Keith Windschuttle: The Misguided Emphasis on Social History and Oppressed Groups





Keith Windschuttle, in the Sydney Line (June 2004):

... [I]n the writing and teaching of history today, the views that are in the ascendancy are those that support a skepticism about the pursuit of objectivity and truth, and those that want to replace political and military history and their focus on great men, with social history and its focus on minority or disadvantaged groups.

I want to argue today that the direction history is now taking is a big mistake.

I'll start with the postmodernist view of historical truth and quote one of its advocates, the Manning Clark Professor of History at the Australian National University, Anne Curthoys, who has written:

Many academics in the humanities and social sciences … now reject … the notion that one can objectively know the facts. The processes of knowing, and the production of an object that is known, are seen as intertwined. Many take this even further, and argue that knowledge is entirely an effect of power, that we can no longer have any concept of truth at all.

There are two things wrong with this view. First, if we can no longer have any concept of truth, that is, if there are no truths, then the statement"there are no truths" cannot itself be true. It is an obvious self-contradiction. Second, this is a silly thing to say because we have very good knowledge not only about some things that happened in history but many thousands, perhaps even millions of things. For instance, we know all the names of all the leaders of all the nations for at least the past two hundred years and most of the leaders for many centuries before that as well. We know for certain the historical fact that John Howard has been Prime Minister of Australia since 1996 and that John Curtin was Australia's Prime Minister for most of World War II. We have the same degree of certainty about a great many of the events of history. For example, the statement:"The United States and its allies defeated the Japanese in World War II" is true. It is not a statement about which there can be any doubt at all. The Japanese not only signed a surrender in 1945 but the world would not be the way it is today if this statement wasn't true. Moreover, this is not a statement that is dependent upon some particular cultural vantage point. It is true in American culture, Australian culture, Japanese culture, indeed in every culture on the planet. There is nothing relative about historical truths of this kind.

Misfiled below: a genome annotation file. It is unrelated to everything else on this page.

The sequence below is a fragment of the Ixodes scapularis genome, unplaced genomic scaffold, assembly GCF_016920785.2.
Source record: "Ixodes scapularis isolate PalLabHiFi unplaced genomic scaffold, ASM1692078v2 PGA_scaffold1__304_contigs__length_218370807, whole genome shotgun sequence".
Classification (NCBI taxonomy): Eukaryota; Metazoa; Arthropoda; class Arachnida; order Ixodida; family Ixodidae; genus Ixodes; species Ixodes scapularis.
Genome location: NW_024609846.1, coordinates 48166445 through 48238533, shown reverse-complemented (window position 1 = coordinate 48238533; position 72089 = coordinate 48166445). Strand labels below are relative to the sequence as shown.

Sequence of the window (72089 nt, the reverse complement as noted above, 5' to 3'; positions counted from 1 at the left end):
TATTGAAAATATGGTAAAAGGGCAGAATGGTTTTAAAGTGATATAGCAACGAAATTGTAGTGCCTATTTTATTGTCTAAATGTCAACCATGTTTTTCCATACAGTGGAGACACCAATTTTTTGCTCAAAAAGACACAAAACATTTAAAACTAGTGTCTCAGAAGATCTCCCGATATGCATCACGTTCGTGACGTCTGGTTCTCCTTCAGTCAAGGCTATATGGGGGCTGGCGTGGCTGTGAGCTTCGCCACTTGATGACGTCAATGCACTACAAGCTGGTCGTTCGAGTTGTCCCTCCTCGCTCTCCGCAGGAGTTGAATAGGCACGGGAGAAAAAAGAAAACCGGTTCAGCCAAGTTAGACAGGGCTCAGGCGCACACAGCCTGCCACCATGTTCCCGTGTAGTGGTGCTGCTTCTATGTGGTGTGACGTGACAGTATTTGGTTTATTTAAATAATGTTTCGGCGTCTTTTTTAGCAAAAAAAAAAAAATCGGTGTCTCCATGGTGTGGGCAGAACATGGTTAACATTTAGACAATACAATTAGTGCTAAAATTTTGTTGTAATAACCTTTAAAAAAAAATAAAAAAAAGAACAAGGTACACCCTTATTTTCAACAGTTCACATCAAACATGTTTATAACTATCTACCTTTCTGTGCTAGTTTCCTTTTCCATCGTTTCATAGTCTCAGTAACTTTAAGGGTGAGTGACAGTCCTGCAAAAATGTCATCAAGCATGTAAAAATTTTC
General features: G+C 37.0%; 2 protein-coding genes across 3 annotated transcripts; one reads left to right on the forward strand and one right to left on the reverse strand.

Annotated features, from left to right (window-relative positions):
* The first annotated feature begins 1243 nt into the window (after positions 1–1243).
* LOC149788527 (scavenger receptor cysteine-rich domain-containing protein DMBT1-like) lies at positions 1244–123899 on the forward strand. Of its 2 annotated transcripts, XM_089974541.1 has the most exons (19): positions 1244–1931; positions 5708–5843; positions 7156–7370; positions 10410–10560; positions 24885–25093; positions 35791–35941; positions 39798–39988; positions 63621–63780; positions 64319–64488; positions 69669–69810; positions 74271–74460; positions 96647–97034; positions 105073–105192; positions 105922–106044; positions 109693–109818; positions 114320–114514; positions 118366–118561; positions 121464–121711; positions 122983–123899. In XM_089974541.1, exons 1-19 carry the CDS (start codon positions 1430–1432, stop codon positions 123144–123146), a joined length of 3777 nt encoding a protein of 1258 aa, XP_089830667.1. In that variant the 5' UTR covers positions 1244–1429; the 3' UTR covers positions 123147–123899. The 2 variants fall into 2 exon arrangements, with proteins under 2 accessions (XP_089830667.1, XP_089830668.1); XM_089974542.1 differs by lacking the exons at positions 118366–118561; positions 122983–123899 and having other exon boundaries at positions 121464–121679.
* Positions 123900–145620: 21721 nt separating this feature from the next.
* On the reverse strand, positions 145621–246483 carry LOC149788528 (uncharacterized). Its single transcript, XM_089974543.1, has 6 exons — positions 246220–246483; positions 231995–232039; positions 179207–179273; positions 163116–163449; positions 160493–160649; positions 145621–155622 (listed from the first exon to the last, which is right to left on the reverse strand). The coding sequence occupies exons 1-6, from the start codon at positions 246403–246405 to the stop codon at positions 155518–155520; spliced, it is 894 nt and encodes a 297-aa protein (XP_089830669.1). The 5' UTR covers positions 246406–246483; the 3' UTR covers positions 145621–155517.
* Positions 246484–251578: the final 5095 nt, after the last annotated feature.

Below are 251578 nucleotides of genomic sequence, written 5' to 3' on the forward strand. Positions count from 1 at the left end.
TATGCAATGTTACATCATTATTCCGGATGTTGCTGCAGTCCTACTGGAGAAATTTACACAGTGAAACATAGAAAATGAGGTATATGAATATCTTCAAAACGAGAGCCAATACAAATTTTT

Let me now turn to the rise of social history and use as an example the National Museum of Australia, which opened in 2001. It was always going to be a museum of history but in the debates over what its contents should be, the view that won out was that it should be a museum of social history. One of its most influential documents argued:

The impact of postmodernism has meant that … triumphalist stories of national progress are no longer intellectually tenable. Many museum practitioners now see their work as a critical practice, committed to drawing out the ways in which constructions of race, class and gender (and sometimes sexuality and age) have shaped national histories.